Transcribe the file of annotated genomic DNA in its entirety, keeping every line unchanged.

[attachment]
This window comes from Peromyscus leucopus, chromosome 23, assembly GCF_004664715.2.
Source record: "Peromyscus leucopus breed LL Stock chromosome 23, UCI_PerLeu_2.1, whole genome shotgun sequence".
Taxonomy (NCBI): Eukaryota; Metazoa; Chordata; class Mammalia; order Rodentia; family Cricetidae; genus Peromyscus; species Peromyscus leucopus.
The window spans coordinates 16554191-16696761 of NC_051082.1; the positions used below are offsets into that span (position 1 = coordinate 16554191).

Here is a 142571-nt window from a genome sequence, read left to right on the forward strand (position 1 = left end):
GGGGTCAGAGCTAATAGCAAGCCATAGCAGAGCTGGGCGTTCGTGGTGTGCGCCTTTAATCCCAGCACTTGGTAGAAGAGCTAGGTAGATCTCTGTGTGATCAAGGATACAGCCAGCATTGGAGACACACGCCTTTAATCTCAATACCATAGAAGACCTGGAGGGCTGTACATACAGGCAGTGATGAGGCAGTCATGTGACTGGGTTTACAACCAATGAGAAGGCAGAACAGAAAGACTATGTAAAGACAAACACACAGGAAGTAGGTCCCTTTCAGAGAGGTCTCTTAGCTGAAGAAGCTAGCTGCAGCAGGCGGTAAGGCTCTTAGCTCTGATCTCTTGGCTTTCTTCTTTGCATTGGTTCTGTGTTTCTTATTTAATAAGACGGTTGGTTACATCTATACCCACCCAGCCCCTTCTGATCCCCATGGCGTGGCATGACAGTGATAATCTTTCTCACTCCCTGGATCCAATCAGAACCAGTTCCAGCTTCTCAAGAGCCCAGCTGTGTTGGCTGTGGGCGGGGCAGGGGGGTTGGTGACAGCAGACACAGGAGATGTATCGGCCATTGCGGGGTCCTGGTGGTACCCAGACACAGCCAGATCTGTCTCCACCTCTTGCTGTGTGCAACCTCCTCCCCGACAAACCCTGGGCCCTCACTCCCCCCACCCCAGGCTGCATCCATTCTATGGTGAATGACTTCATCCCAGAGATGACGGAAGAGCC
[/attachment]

This window comes from Peromyscus leucopus, chromosome 23, assembly GCF_004664715.2.
Source record: "Peromyscus leucopus breed LL Stock chromosome 23, UCI_PerLeu_2.1, whole genome shotgun sequence".
Taxonomy (NCBI): Eukaryota; Metazoa; Chordata; class Mammalia; order Rodentia; family Cricetidae; genus Peromyscus; species Peromyscus leucopus.
The window spans coordinates 16554191-16696761 of NC_051082.1; the positions used below are offsets into that span (position 1 = coordinate 16554191).

Here is a 142571-nt window from a genome sequence, read left to right on the forward strand (position 1 = left end):
GGGGTCAGAGCTAATAGCAAGCCATAGCAGAGCTGGGCGTTCGTGGTGTGCGCCTTTAATCCCAGCACTTGGTAGAAGAGCTAGGTAGATCTCTGTGTGATCAAGGATACAGCCAGCATTGGAGACACACGCCTTTAATCTCAATACCATAGAAGACCTGGAGGGCTGTACATACAGGCAGTGATGAGGCAGTCATGTGACTGGGTTTACAACCAATGAGAAGGCAGAACAGAAAGACTATGTAAAGACAAACACACAGGAAGTAGGTCCCTTTCAGAGAGGTCTCTTAGCTGAAGAAGCTAGCTGCAGCAGGCGGTAAGGCTCTTAGCTCTGATCTCTTGGCTTTCTTCTTTGCATTGGTTCTGTGTTTCTTATTTAATAAGACGGTTGGTTACATCTATACCCACCCAGCCCCTTCTGATCCCCATGGCGTGGCATGACAGTGATAATCTTTCTCACTCCCTGGATCCAATCAGAACCAGTTCCAGCTTCTCAAGAGCCCAGCTGTGTTGGCTGTGGGCGGGGCAGGGGGGTTGGTGACAGCAGACACAGGAGATGTATCGGCCATTGCGGGGTCCTGGTGGTACCCAGACACAGCCAGATCTGTCTCCACCTCTTGCTGTGTGCAACCTCCTCCCCGACAAACCCTGGGCCCTCACTCCCCCCACCCCAGGCTGCATCCATTCTATGGTGAATGACTTCATCCCAGAGATGACGGAAGAGCC